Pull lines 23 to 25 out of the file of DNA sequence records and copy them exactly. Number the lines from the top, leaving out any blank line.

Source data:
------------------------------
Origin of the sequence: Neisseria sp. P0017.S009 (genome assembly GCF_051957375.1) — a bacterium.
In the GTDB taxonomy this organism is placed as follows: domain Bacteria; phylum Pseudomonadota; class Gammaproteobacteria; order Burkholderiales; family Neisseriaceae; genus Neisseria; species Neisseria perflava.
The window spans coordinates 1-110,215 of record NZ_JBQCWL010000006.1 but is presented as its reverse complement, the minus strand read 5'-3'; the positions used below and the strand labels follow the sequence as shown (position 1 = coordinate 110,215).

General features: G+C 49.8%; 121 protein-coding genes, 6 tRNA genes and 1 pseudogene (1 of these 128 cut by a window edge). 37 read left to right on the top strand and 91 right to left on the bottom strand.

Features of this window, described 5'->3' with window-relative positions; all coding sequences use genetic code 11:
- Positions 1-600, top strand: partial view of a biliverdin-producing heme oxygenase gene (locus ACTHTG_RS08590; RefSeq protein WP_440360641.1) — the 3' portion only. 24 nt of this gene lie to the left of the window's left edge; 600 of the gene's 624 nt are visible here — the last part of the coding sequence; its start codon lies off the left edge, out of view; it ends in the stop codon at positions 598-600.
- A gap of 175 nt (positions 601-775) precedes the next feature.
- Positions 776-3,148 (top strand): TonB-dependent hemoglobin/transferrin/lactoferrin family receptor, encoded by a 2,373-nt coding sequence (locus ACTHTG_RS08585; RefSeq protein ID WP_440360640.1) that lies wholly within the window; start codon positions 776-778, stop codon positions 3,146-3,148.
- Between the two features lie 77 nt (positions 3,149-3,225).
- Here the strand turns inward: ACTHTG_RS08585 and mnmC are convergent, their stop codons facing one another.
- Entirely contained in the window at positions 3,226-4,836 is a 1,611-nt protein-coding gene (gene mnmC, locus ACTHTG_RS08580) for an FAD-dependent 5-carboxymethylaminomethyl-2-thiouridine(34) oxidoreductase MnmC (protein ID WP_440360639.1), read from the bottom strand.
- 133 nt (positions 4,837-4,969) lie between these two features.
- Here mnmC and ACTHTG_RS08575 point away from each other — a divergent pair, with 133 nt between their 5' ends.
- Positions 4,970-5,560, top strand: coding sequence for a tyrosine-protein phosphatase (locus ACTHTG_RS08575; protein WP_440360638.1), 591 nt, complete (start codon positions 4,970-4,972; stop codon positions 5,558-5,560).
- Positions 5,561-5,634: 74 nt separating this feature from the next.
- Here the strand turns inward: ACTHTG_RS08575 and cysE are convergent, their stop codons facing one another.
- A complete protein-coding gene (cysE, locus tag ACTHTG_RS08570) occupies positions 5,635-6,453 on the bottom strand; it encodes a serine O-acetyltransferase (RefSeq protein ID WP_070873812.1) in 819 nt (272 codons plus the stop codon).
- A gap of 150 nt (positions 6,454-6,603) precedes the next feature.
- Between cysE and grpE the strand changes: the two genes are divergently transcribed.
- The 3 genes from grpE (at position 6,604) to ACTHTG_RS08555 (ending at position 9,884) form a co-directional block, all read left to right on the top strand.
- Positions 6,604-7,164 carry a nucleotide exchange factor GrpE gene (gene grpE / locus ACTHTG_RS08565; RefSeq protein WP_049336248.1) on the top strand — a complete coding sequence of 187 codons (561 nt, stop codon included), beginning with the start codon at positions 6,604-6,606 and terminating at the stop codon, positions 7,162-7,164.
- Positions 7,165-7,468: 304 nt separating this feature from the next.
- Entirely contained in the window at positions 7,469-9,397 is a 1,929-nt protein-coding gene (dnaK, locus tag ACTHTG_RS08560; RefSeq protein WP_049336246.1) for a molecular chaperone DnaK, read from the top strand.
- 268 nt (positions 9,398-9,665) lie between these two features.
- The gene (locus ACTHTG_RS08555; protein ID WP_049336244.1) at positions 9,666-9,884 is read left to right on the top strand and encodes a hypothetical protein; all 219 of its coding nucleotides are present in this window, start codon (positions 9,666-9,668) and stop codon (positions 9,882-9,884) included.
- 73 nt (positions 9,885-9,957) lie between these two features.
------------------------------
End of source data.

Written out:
- Entirely contained in the window at positions 7,469-9,397 is a 1,929-nt protein-coding gene (dnaK, locus tag ACTHTG_RS08560; RefSeq protein WP_049336246.1) for a molecular chaperone DnaK, read from the top strand.
- 268 nt (positions 9,398-9,665) lie between these two features.
- The gene (locus ACTHTG_RS08555; protein ID WP_049336244.1) at positions 9,666-9,884 is read left to right on the top strand and encodes a hypothetical protein; all 219 of its coding nucleotides are present in this window, start codon (positions 9,666-9,668) and stop codon (positions 9,882-9,884) included.